Tim Rice is in rejuvenated mood after his recent win at Moyvalley in the Irish PGA Championships and Ivan Morris caught up with him to find out what is the reason for this resurgence in form.
IGM – After such a long time in the doldrums can you put your finger on why, out of the blue, you performed so brilliantly at Moyvalley when winning the Irish PGA Championship?
TR- I would dispute that it was ‘out of the blue’ – I did put in 10-years of intense study and hard practice (smiling). But, seriously, I have always searched for better ways to swing a golf club. In September last year I hit on ‘something’ that has made a significant difference and unusually for me I have stuck with it. My golf has been improving ever since and I am now shooting lower scores more often.
IGM – Pray tell, what was the discovery?
TR-It revolves around my head position at address. In my youth, I learned to set-up with a classic reverse K – the left shoulder high and my right shoulder low – which quite apart from encouraging inconsistency – caused me terrible back trouble. Now my shoulders are level at address with one vital addition: my head is cocked to the right so I watch the ball with my left eye which is what Nicklaus and Hogan used to do.
IGM-So, you are a late disciple of set up and posture being the most important ingredient in a sound method?
TR-In a word – yes.
IGM-Were you nervous playing the last few holes at Moyvalley? Did it affect your swing or tactics in any way?
TR-I wasn’t nervous at all. I was well ahead most of the way until Colm (Moriarty) came at me with some low figures and closed the gap. But, I was in the ‘boring’ one shot at a time mode and only thinking of how my next shot was going to be the best shot I could play.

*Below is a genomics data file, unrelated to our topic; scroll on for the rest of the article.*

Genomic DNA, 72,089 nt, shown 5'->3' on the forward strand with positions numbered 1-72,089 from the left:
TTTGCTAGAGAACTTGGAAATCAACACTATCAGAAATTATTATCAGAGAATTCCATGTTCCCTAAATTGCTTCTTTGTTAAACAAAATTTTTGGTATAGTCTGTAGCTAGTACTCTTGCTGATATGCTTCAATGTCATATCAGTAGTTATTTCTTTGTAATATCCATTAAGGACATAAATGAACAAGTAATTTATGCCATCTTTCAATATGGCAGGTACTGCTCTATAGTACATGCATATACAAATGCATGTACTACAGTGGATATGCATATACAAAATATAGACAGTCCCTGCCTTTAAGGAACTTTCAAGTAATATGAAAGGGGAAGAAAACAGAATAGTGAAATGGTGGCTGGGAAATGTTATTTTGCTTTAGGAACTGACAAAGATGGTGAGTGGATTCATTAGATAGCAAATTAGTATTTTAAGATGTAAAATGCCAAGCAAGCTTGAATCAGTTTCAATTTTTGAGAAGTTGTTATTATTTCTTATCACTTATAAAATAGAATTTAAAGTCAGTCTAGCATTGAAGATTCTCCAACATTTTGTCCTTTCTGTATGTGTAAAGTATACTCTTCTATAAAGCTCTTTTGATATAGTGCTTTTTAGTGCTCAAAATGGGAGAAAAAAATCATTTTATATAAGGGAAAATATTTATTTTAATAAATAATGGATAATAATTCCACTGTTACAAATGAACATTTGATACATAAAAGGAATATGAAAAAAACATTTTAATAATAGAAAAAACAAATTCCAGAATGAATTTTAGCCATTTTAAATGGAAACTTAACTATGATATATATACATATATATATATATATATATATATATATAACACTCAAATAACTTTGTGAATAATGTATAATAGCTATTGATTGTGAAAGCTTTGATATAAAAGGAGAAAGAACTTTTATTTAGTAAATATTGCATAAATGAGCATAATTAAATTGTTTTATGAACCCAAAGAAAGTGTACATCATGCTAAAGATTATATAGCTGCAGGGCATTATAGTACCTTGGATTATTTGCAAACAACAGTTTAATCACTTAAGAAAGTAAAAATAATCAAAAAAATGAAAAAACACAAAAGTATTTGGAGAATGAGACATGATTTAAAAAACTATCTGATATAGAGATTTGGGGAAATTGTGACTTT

IGM-After hitting an ultra-defensive/conservative tee shot (5-iron) off the tee, were you thinking of playing an aggressive fairway metal with water in play for your second shot on the last hole?
TR-The 18th at Moyvalley is a fantastic, if complicated, hole with an unusual lay-up due to a meandering stream. It was an 8-iron or fairway metal decision. As Colm had driven into the water before me and I was essentially 4-ahead, I decided to finish the week by playing ‘a golf shot’. It was a match play situation. I had it won and I was comfortable.
IGM-Were you able to draw on your experiences of winning as an amateur and also on the EuroPro Tour all of 13-years ago?
TR- Thankfully I have a good memory. Above all, experience has taught me a certain immunity to the up’s and downs of the game and a realisation that I can only hit this shot here now at this moment. Buddhist Golf, I suppose?
IGM-What happened in 2004 that put a halt to your progress? You won three times on The EuroPro Tour that year. Was the step up to the Challenge Tour THAT significant?
TR-Nothing to do with that. By 2004 I was searching for a coach who would help me find a consistent swing that didn’t hurt my back. I tried all of the highly recommended coaches in Ireland and some abroad. All good in different ways but that was the problem. They all said something different. Serendipity brought me to Jimmy Ballard in Florida who was known for his ‘pain-free’ connected swing. I was blown over by the simplicity of his teaching. I won 6 weeks later on the Europro and mercifully have had no hint of injury in all the years since. Then came the winter of 2005 and I started to do further research into the theories of golf. I went ‘off the course,’ so to speak, on a mystery tour of the golf swing. It was a mistake to do this unsupervised in hindsight. While it has helped me greatly in understanding the game and I can use the knowledge gained when I am teaching others – you can’t be a ‘swing researcher’ and a player at the same time. That was my biggest mistake.